Posted on 10 Apr 2009
The world's largest firm of catastrophe risk experts, Risk Management Solutions (RMS), estimates that at least one in four homes in L'Aquila, Italy have been damaged by the devastating earthquake that hit on April 6.
RMS data shows that just 20% of homes were built after 1980 when new earthquake building codes were introduced to make properties more resistant to ground shaking. At least two-thirds of the buildings in the area are of masonry construction, which is particularly susceptible to major cracking and collapse during earthquakes. This proportion is similar to the rest of Italy, highlighting the vulnerability of the country’s building stock.
Reconstruction of buildings will now be funded by the government, as less than 5% of the total residential damage is likely to be insured. “The Italian government is exploring how to finance the reconstruction since in the current economic climate it cannot rely on the same international borrowing it received after the 1997 earthquake,” said Domenico del Re, director at RMS and chairman of the Earthquake Engineering Field Investigation Team (EEFIT), which will be doing a reconnaissance mission to the area. “We should expect a new debate about the role of insurance in accelerating and increasing recovery in such disasters, and avoiding the requirement to find urgent ad-hoc solutions after the event.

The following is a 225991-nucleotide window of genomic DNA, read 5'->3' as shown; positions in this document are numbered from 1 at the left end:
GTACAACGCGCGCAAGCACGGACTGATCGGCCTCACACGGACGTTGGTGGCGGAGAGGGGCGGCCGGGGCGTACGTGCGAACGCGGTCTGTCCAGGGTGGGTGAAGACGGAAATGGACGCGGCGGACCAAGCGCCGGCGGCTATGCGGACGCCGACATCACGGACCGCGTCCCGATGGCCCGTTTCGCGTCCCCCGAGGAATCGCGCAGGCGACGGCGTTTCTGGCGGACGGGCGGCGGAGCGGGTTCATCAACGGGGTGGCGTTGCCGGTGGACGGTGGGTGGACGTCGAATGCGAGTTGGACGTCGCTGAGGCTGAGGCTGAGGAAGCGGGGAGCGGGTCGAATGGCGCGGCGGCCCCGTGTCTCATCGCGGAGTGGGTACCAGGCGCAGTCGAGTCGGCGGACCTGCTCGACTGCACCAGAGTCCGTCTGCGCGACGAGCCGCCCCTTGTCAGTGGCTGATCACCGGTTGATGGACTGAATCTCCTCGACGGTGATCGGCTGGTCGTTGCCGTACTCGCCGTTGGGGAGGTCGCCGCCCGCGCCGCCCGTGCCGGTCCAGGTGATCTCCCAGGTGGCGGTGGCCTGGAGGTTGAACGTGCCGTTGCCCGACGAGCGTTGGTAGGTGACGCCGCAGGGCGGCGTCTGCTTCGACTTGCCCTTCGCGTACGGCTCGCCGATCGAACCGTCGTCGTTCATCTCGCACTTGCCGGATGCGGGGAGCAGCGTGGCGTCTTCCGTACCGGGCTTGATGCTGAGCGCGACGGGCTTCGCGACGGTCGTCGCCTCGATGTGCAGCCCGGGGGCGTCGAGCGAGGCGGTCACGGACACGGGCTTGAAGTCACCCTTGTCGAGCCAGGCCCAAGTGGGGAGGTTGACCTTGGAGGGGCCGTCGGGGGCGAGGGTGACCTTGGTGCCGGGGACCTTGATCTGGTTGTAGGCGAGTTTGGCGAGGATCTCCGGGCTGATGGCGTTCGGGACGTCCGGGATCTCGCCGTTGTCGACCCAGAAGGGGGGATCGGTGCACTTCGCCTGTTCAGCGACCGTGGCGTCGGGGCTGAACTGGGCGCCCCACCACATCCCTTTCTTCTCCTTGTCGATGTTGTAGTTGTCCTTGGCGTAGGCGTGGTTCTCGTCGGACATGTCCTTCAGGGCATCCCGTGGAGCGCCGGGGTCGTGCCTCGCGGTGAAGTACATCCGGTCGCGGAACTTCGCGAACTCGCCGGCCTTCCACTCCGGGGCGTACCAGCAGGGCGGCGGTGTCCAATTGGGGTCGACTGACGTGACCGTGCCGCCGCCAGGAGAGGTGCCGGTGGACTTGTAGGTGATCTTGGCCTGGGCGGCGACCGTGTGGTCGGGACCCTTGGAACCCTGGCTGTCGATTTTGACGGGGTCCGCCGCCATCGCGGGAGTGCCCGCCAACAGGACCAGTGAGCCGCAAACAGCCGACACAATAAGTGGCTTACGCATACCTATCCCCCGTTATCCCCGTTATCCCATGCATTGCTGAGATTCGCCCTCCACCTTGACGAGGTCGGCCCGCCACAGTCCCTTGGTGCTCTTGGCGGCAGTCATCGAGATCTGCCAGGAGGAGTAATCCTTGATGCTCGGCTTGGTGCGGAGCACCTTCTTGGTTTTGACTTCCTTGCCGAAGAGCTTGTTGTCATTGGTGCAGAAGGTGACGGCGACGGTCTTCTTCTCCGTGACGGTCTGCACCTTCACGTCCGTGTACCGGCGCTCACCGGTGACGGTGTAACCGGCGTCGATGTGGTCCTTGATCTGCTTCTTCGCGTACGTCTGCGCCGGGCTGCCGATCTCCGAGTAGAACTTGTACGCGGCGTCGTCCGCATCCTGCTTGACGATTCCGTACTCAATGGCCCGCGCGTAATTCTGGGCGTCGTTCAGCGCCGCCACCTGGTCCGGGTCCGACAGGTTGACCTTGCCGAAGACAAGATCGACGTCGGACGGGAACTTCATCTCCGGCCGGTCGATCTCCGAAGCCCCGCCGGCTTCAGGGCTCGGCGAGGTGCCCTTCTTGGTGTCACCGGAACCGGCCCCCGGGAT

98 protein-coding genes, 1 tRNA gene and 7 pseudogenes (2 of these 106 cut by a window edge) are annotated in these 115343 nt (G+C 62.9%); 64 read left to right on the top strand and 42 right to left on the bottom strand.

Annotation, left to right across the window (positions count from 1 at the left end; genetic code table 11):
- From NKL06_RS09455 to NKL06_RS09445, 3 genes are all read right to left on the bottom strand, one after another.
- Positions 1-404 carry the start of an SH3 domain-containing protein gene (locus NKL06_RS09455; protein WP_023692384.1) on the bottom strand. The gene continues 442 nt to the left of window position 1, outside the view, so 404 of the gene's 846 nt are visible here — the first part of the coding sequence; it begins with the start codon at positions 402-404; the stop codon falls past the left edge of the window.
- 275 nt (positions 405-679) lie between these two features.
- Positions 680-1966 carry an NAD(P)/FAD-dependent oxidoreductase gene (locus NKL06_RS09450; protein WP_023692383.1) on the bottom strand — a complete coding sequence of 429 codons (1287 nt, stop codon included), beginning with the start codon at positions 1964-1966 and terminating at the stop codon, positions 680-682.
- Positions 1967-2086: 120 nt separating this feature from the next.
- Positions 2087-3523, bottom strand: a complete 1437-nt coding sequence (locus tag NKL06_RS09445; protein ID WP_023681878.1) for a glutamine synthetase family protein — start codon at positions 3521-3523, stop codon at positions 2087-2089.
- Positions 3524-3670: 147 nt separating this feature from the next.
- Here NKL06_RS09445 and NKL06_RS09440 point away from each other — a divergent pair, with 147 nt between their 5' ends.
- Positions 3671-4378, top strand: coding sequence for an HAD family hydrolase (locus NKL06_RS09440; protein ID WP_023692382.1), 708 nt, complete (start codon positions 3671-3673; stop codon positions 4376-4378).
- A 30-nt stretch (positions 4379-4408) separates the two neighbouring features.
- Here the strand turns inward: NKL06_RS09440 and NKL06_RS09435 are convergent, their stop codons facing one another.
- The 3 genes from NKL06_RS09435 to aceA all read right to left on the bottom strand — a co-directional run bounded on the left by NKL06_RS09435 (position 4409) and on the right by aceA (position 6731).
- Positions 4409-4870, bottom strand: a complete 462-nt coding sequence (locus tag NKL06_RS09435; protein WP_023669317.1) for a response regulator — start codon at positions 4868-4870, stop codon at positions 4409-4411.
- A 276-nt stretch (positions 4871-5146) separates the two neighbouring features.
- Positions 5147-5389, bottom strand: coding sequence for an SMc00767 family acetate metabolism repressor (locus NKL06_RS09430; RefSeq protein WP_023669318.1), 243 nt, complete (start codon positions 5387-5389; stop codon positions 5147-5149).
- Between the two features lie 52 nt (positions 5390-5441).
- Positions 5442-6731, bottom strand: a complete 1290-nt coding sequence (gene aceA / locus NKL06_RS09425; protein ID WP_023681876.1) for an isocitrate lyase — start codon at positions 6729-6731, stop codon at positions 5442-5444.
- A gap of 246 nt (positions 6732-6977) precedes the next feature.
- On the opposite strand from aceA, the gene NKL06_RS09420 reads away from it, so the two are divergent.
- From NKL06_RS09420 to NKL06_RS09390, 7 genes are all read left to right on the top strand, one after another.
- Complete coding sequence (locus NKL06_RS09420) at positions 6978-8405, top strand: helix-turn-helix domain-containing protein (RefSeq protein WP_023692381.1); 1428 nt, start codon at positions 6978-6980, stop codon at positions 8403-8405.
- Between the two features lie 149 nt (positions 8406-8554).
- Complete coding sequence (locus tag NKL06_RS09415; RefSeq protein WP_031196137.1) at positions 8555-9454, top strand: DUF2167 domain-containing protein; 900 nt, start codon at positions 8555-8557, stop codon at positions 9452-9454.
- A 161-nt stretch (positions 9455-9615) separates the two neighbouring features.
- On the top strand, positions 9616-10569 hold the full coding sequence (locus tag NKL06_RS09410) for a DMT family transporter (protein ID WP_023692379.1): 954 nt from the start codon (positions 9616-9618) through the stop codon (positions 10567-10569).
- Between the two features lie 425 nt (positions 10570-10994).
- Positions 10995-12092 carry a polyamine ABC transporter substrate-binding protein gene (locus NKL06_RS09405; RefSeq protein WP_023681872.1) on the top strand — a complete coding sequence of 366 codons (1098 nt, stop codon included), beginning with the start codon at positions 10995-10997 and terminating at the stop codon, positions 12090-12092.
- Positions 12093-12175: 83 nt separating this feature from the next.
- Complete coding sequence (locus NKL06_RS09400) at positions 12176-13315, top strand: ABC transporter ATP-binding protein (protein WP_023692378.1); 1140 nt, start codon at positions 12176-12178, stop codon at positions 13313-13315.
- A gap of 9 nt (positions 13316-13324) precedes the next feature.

“As well as making funds available, earthquake insurance can provide the financial incentives for building reinforcements to be carried out,” he added. “Italy is leading the research into property strengthening, since many of its buildings are highly vulnerable to ground shaking - even some of the post-war reinforced concrete buildings – but the costs are high.”
While no major industrial building collapses are reported, 50% of industrial facilities are said to have sustained some form of damage and are closed whilst the safety of the structure is guaranteed.
“Though L’Aquila is not a major business center, the earthquake affected the only concentration of industry in the province. No buildings have collapsed, but even minor damage can interrupt production for weeks,” said Mr. del Re.